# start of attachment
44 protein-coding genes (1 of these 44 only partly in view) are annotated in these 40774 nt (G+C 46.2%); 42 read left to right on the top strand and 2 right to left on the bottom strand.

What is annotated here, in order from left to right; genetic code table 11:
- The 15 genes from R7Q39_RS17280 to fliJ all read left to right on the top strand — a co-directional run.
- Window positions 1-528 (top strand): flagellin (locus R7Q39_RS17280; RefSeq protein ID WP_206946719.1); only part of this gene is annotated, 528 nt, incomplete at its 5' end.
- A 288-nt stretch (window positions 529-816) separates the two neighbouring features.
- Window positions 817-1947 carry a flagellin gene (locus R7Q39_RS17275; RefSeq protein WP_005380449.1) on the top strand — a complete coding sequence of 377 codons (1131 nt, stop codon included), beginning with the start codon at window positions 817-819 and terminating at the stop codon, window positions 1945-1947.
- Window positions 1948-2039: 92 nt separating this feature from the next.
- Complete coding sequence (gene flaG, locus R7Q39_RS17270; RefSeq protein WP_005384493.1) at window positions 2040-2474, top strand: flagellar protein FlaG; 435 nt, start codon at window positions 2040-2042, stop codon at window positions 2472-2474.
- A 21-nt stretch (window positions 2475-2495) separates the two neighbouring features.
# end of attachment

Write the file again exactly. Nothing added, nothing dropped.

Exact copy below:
44 protein-coding genes (1 of these 44 only partly in view) are annotated in these 40774 nt (G+C 46.2%); 42 read left to right on the top strand and 2 right to left on the bottom strand.

What is annotated here, in order from left to right; genetic code table 11:
- The 15 genes from R7Q39_RS17280 to fliJ all read left to right on the top strand — a co-directional run.
- Window positions 1-528 (top strand): flagellin (locus R7Q39_RS17280; RefSeq protein ID WP_206946719.1); only part of this gene is annotated, 528 nt, incomplete at its 5' end.
- A 288-nt stretch (window positions 529-816) separates the two neighbouring features.
- Window positions 817-1947 carry a flagellin gene (locus R7Q39_RS17275; RefSeq protein WP_005380449.1) on the top strand — a complete coding sequence of 377 codons (1131 nt, stop codon included), beginning with the start codon at window positions 817-819 and terminating at the stop codon, window positions 1945-1947.
- Window positions 1948-2039: 92 nt separating this feature from the next.
- Complete coding sequence (gene flaG, locus R7Q39_RS17270; RefSeq protein WP_005384493.1) at window positions 2040-2474, top strand: flagellar protein FlaG; 435 nt, start codon at window positions 2040-2042, stop codon at window positions 2472-2474.
- A 21-nt stretch (window positions 2475-2495) separates the two neighbouring features.